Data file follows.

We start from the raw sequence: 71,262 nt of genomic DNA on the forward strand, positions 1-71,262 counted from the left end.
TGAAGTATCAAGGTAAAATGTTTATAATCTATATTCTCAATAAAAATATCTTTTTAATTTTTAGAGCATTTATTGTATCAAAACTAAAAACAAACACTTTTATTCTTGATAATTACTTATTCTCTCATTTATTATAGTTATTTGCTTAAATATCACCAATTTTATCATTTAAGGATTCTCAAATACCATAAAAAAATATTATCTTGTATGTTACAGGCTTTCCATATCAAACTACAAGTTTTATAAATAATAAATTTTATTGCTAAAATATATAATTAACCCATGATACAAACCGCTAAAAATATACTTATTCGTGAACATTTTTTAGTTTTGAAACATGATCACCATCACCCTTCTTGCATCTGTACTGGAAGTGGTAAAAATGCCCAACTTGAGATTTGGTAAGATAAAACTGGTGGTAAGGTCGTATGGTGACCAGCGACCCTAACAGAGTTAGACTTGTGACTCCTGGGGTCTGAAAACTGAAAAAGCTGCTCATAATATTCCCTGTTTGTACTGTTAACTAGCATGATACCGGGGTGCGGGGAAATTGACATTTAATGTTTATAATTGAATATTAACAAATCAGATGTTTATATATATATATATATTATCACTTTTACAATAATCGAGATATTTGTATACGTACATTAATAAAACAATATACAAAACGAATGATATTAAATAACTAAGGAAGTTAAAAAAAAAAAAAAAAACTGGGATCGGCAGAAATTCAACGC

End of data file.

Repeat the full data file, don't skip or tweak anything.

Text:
We start from the raw sequence: 71,262 nt of genomic DNA on the forward strand, positions 1-71,262 counted from the left end.
TGAAGTATCAAGGTAAAATGTTTATAATCTATATTCTCAATAAAAATATCTTTTTAATTTTTAGAGCATTTATTGTATCAAAACTAAAAACAAACACTTTTATTCTTGATAATTACTTATTCTCTCATTTATTATAGTTATTTGCTTAAATATCACCAATTTTATCATTTAAGGATTCTCAAATACCATAAAAAAATATTATCTTGTATGTTACAGGCTTTCCATATCAAACTACAAGTTTTATAAATAATAAATTTTATTGCTAAAATATATAATTAACCCATGATACAAACCGCTAAAAATATACTTATTCGTGAACATTTTTTAGTTTTGAAACATGATCACCATCACCCTTCTTGCATCTGTACTGGAAGTGGTAAAAATGCCCAACTTGAGATTTGGTAAGATAAAACTGGTGGTAAGGTCGTATGGTGACCAGCGACCCTAACAGAGTTAGACTTGTGACTCCTGGGGTCTGAAAACTGAAAAAGCTGCTCATAATATTCCCTGTTTGTACTGTTAACTAGCATGATACCGGGGTGCGGGGAAATTGACATTTAATGTTTATAATTGAATATTAACAAATCAGATGTTTATATATATATATATATTATCACTTTTACAATAATCGAGATATTTGTATACGTACATTAATAAAACAATATACAAAACGAATGATATTAAATAACTAAGGAAGTTAAAAAAAAAAAAAAAAACTGGGATCGGCAGAAATTCAACGC